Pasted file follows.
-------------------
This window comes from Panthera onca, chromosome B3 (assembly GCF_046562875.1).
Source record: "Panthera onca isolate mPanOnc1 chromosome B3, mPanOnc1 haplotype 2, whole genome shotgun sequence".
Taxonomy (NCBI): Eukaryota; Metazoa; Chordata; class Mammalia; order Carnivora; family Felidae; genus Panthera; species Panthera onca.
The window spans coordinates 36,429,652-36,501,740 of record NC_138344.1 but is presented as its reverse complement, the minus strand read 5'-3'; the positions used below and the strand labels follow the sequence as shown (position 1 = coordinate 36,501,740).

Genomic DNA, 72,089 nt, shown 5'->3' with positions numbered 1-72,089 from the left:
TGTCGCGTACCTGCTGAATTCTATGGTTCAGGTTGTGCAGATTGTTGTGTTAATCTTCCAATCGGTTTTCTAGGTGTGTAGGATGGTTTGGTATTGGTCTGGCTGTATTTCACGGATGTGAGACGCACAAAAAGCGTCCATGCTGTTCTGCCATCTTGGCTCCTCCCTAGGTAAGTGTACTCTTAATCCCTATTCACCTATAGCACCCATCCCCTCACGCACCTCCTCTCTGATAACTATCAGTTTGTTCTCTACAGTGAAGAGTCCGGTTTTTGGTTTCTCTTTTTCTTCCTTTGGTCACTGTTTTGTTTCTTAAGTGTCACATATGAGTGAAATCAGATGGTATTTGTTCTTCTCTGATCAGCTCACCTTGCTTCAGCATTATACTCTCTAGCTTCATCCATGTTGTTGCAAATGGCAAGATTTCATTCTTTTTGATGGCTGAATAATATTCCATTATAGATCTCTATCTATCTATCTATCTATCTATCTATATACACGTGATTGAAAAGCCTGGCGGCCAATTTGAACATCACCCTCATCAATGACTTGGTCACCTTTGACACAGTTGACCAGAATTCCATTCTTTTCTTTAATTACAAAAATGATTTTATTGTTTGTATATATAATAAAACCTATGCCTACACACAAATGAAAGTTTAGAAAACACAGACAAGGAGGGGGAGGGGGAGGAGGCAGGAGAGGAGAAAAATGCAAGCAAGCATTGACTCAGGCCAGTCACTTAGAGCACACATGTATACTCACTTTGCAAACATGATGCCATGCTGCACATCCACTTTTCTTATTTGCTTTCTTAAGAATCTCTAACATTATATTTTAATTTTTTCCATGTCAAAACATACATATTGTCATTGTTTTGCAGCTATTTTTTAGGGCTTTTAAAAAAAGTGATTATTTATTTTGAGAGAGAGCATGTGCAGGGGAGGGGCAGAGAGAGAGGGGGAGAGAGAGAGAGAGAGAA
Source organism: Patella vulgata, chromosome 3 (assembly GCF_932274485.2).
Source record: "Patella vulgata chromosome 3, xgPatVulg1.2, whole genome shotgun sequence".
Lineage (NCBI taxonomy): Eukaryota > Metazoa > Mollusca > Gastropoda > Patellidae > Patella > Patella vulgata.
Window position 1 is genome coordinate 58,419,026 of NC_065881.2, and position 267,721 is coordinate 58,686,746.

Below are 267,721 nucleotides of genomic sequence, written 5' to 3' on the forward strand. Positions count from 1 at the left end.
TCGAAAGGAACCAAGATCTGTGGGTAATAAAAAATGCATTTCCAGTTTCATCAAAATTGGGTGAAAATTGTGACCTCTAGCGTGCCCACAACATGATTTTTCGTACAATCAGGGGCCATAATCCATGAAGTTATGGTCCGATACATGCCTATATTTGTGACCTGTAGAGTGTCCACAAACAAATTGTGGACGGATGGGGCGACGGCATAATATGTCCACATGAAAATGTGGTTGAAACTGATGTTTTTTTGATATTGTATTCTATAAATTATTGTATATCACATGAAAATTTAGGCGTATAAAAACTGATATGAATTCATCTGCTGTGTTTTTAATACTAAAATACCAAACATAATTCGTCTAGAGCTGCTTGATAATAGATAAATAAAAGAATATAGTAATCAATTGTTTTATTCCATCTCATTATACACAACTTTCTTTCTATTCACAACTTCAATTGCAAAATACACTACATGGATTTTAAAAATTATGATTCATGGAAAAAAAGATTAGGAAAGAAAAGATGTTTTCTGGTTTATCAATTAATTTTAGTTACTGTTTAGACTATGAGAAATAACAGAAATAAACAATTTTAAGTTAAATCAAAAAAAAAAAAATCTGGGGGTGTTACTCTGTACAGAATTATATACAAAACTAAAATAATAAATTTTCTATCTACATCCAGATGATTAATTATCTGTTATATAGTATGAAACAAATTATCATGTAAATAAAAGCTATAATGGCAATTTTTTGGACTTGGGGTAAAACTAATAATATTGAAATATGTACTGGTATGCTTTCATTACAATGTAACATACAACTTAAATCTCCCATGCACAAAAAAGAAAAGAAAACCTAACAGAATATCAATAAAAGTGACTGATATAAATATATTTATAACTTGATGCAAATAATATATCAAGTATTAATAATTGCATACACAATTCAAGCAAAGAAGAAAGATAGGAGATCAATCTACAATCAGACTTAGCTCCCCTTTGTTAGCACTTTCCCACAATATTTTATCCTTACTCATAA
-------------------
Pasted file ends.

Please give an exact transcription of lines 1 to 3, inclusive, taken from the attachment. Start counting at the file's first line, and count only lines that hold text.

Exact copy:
This window comes from Panthera onca, chromosome B3 (assembly GCF_046562875.1).
Source record: "Panthera onca isolate mPanOnc1 chromosome B3, mPanOnc1 haplotype 2, whole genome shotgun sequence".
Taxonomy (NCBI): Eukaryota; Metazoa; Chordata; class Mammalia; order Carnivora; family Felidae; genus Panthera; species Panthera onca.